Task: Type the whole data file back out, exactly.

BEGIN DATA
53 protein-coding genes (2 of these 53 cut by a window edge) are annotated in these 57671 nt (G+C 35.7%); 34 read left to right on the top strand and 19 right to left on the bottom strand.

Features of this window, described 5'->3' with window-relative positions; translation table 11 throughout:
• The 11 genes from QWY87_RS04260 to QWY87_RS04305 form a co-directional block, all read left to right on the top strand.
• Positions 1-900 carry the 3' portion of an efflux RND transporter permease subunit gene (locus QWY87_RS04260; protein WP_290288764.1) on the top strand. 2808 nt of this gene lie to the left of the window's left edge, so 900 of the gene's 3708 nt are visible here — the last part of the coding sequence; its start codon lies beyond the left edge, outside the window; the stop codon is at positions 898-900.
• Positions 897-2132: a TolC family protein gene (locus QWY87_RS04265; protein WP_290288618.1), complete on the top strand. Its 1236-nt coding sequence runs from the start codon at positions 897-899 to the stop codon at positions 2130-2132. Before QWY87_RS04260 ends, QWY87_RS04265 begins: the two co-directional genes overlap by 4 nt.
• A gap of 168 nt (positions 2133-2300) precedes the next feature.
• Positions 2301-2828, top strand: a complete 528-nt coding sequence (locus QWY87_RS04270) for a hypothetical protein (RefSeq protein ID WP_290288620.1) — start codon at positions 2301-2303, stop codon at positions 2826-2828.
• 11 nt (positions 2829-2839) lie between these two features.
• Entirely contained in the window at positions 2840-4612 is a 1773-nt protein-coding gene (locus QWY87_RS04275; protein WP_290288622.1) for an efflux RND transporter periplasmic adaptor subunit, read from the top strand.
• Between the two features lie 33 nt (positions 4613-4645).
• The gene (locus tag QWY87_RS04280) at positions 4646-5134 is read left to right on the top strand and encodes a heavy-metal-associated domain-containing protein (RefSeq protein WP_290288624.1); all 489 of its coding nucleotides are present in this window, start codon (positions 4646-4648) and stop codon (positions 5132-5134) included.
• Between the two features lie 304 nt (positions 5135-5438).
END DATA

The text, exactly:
53 protein-coding genes (2 of these 53 cut by a window edge) are annotated in these 57671 nt (G+C 35.7%); 34 read left to right on the top strand and 19 right to left on the bottom strand.

Features of this window, described 5'->3' with window-relative positions; translation table 11 throughout:
• The 11 genes from QWY87_RS04260 to QWY87_RS04305 form a co-directional block, all read left to right on the top strand.
• Positions 1-900 carry the 3' portion of an efflux RND transporter permease subunit gene (locus QWY87_RS04260; protein WP_290288764.1) on the top strand. 2808 nt of this gene lie to the left of the window's left edge, so 900 of the gene's 3708 nt are visible here — the last part of the coding sequence; its start codon lies beyond the left edge, outside the window; the stop codon is at positions 898-900.
• Positions 897-2132: a TolC family protein gene (locus QWY87_RS04265; protein WP_290288618.1), complete on the top strand. Its 1236-nt coding sequence runs from the start codon at positions 897-899 to the stop codon at positions 2130-2132. Before QWY87_RS04260 ends, QWY87_RS04265 begins: the two co-directional genes overlap by 4 nt.
• A gap of 168 nt (positions 2133-2300) precedes the next feature.
• Positions 2301-2828, top strand: a complete 528-nt coding sequence (locus QWY87_RS04270) for a hypothetical protein (RefSeq protein ID WP_290288620.1) — start codon at positions 2301-2303, stop codon at positions 2826-2828.
• 11 nt (positions 2829-2839) lie between these two features.
• Entirely contained in the window at positions 2840-4612 is a 1773-nt protein-coding gene (locus QWY87_RS04275; protein WP_290288622.1) for an efflux RND transporter periplasmic adaptor subunit, read from the top strand.
• Between the two features lie 33 nt (positions 4613-4645).
• The gene (locus tag QWY87_RS04280) at positions 4646-5134 is read left to right on the top strand and encodes a heavy-metal-associated domain-containing protein (RefSeq protein WP_290288624.1); all 489 of its coding nucleotides are present in this window, start codon (positions 4646-4648) and stop codon (positions 5132-5134) included.
• Between the two features lie 304 nt (positions 5135-5438).